The federal sovereign is immune from an award of attorneys' fees in the absence of a statute to the contrary. See Ruckelshaus, 463 U.S. at 685, 103 S.Ct. at 3277; Alyeska Pipeline, 421 U.S. at 267-68 & n. 42, 95 S.Ct. at 1626 & n. 42. Whereas common-law immunities may be vitiated by fair implication, see, e.g., Mason v. Southern New England Conf. Ass'n, 696 F.2d 135, 138 (1st Cir.1982) (state statute held to abrogate common-law immunity afforded eleemosynary institutions); Kenler v. Canal Nat'l Bank, 489 F.2d 482, 485 n. 3 (1st Cir.1973) (U.C.C. abrogates common-law immunity of transfer agents from shareholder's suit), the matter remains one of deciphering legislative intent. See Colon Berrios v. Hernandez Agosto, 716 F.2d 85, 89 (1st Cir.1983) (upholding common-law legislative immunity absent discernible congressional intent to override). To work abrogation of federal sovereign immunity, however, the legislative intent must be so clear and explicit as to brook no reasonable doubt. See, e.g., Ruckelshaus, 463 U.S. at 685, 103 S.Ct. at 3277 (waiver of sovereign immunity "must be 'construed strictly in favor of the sovereign' " and not " 'enlarge[d] ... beyond what the language requires' ") (internal citations omitted); Block v. North Dakota ex rel. Bd. of Univ. and School Lands, 461 U.S. 273, 287, 103 S.Ct. 1811, 1819, 75 L.Ed.2d 840 (1983) ("when Congress attaches conditions to legislation waiving the sovereign immunity of the United States, those conditions must be strictly observed, and exceptions thereto are not to be lightly implied"). This principle applies full bore in the EAJA context. See Boudin, 732 F.2d at 1114-15 (because surrender of sovereign immunity must be "unequivocal and explicit," only question is whether Congress "clearly manifested its affirmative intention" to include particular types of actions within EAJA); see also Barry v. Bowen, 825 F.2d 1324, 1331-32 (9th Cir.1987) (to be effective, disclaimer of sovereign immunity "must be explicitly and unequivocally expressed"); Unification Church v. INS, 762 F.2d 1077, 1089 (D.C.Cir.1985) (similar); Lane, 727 F.2d at 20-21 (similar); Fidelity Constr. Co., 700 F.2d at 1385 (to overcome the federal sovereign's immunity, a court must "find specific statutory language that expressly authorizes such an award") (emphasis in original).


In sum, there is a fundamental distinction at work. Civil rights statutes like 42 U.S.C. Secs. 1983, 1988 are to be construed generously to effectuate their salutary purposes, see, e.g., Williams v. City of Fairburn, 702 F.2d 973, 976 (11th Cir.1983) (Sec. 1988 should be broadly interpreted to effectuate remedial purposes); Collins v. Chandler Unified School Dist., 644 F.2d 759 763-64 (9th Cir.) (similar), cert. denied, 454 U.S. 863, 102 S.Ct. 322, 70 L.Ed.2d 163 (1981); Mid Hudson Legal Services, Inc. v. G & U, Inc., 578 F.2d 34, 37 (2d Cir.1978) (similar); and the course of such construction may require, as in Pulliam, that personal immunities be submerged. Conversely, statutes which, like EAJA, constitute a surrender of federal sovereign immunity must be construed narrowly; consequently, the government's immunity cannot be overridden except where a plain congressional intent to do so can be shown. This fundamental distinction leads inexorably to a trio of conclusions: (1) that this case and Pulliam are not fair congeners; (2) that Pulliam, in its methodology and substantive result, has little or no relevance to the question sub judice; and (3) that, inasmuch as EAJA sends no clear signal that Congress meant to jettison the sovereign immunity enjoyed by federal adjudicators like OSHRC, petitioners' quest must fail.8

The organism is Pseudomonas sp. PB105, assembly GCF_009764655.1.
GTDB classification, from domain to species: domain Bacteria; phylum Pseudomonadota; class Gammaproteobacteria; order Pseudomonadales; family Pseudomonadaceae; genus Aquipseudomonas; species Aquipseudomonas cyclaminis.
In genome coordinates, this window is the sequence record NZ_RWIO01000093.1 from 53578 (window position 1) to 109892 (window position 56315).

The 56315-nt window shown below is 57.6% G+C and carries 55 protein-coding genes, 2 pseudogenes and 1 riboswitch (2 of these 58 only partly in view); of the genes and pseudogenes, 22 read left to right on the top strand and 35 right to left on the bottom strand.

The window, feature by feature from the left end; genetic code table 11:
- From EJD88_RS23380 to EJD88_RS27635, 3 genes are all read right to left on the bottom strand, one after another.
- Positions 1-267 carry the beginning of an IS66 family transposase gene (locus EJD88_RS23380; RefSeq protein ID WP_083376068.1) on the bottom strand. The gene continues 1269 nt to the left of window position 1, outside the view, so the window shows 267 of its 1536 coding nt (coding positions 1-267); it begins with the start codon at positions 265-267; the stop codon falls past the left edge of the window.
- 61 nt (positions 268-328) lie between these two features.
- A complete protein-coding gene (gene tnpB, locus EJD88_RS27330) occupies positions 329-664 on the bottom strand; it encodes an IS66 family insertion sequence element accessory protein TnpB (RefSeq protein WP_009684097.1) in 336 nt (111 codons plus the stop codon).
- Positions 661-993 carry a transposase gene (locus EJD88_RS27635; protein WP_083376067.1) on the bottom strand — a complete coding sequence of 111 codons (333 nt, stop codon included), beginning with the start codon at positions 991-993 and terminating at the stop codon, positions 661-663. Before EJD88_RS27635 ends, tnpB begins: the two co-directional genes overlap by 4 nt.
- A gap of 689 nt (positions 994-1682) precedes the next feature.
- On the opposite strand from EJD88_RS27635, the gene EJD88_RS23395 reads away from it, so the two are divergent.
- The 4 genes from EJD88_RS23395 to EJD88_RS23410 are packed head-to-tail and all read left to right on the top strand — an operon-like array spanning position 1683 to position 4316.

Petitioners' second main case is Guerrero v. Marsh, 819 F.2d 238 (9th Cir.1987). In Guerrero, the Ninth Circuit held that a mandamus petition was not untimely and required the Board of Correction of Military Records to consider petitioner's request that his army status be redefined. Id. at 242. The court added that petitioner "may apply" for attorneys' fees under EAJA. Id. From aught that appears, the court never considered or passed upon the question of whether attorneys' fees could be awarded against the Board. In any event, the Board, unlike OSHRC, is not an adjudicatory entity, but merely a body through which the Army Secretary acts. See 10 U.S.C. Sec. 1552(a); see also Armstrong v. United States, 205 Ct.Cl. 754, 764 (1974) (Board's responsibilities do not include conducting adversary proceedings).


Petitioners also cite three cases arising in the context of the Social Security Act: Garcia v. Schweiker, 829 F.2d 396 (3d Cir.1987); Edge v. Schweiker, 814 F.2d 125 (3d Cir.1987); Herron v. Bowen, 788 F.2d 1127 (5th Cir.1986). These cases are totally inapposite. The Social Security Act, unlike the Safety/Health Act, places both regulatory and adjudicatory responsibility in the same hands. See, e.g., 42 U.S.C. Sec. 405(a), (b). Thus, in each of the cited cases, the "position of the United States" comprised the Secretary's position both in denying benefits and in defending the denial on appeal. E.g., Garcia, 829 F.2d at 399-400; Edge, 814 F.2d at 129; Herron, 788 F.2d at 1130-32. Concisely stated, although EAJA did not extend to the adjudications conducted by the Social Security Administration, see, e.g., Clifton, 755 F.2d at 1142-43, once the Secretary of Health and Human Services took an adversarial position in the ensuing appeals, EAJA's gears were engaged exactly as Congress had intended. See id. at 1143 ("legislative history ... indicat[es] that Congress intended the EAJA to cover civil actions to review decisions of the Secretary") (quoting H.R.Rep. No. 1418, supra, 1980 U.S.Code Cong. & Admin.News at 4991). That scenario, of course, is inapt here. OSHRC, as we have pointed out, is a purely adjudicative entity which does not have the responsibility for defending its own decisions when judicial review eventuates.